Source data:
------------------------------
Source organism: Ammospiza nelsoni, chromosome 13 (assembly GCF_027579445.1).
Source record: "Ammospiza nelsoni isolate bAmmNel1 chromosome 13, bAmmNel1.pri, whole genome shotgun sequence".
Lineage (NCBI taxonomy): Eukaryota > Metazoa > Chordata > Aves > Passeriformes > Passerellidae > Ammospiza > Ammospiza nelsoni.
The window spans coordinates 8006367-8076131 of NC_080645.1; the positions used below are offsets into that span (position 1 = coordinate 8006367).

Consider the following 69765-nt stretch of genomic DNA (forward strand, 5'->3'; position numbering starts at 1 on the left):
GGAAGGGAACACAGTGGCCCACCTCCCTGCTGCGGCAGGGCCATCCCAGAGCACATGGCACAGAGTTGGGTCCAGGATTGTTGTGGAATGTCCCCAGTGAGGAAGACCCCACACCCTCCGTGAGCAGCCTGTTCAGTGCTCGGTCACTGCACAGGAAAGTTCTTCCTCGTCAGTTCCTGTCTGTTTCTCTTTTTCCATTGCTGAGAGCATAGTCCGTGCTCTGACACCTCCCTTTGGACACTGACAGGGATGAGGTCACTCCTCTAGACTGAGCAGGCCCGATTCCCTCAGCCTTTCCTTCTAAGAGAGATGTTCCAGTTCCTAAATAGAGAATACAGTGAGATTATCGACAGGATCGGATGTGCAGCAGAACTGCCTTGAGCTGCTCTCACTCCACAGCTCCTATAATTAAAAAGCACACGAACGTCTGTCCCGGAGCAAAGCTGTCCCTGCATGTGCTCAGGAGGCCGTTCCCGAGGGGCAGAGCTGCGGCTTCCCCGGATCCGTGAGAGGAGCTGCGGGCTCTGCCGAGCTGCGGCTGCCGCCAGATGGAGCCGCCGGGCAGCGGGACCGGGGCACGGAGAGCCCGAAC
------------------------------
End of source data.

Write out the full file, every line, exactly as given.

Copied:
Source organism: Ammospiza nelsoni, chromosome 13 (assembly GCF_027579445.1).
Source record: "Ammospiza nelsoni isolate bAmmNel1 chromosome 13, bAmmNel1.pri, whole genome shotgun sequence".
Lineage (NCBI taxonomy): Eukaryota > Metazoa > Chordata > Aves > Passeriformes > Passerellidae > Ammospiza > Ammospiza nelsoni.
The window spans coordinates 8006367-8076131 of NC_080645.1; the positions used below are offsets into that span (position 1 = coordinate 8006367).

Consider the following 69765-nt stretch of genomic DNA (forward strand, 5'->3'; position numbering starts at 1 on the left):
GGAAGGGAACACAGTGGCCCACCTCCCTGCTGCGGCAGGGCCATCCCAGAGCACATGGCACAGAGTTGGGTCCAGGATTGTTGTGGAATGTCCCCAGTGAGGAAGACCCCACACCCTCCGTGAGCAGCCTGTTCAGTGCTCGGTCACTGCACAGGAAAGTTCTTCCTCGTCAGTTCCTGTCTGTTTCTCTTTTTCCATTGCTGAGAGCATAGTCCGTGCTCTGACACCTCCCTTTGGACACTGACAGGGATGAGGTCACTCCTCTAGACTGAGCAGGCCCGATTCCCTCAGCCTTTCCTTCTAAGAGAGATGTTCCAGTTCCTAAATAGAGAATACAGTGAGATTATCGACAGGATCGGATGTGCAGCAGAACTGCCTTGAGCTGCTCTCACTCCACAGCTCCTATAATTAAAAAGCACACGAACGTCTGTCCCGGAGCAAAGCTGTCCCTGCATGTGCTCAGGAGGCCGTTCCCGAGGGGCAGAGCTGCGGCTTCCCCGGATCCGTGAGAGGAGCTGCGGGCTCTGCCGAGCTGCGGCTGCCGCCAGATGGAGCCGCCGGGCAGCGGGACCGGGGCACGGAGAGCCCGAAC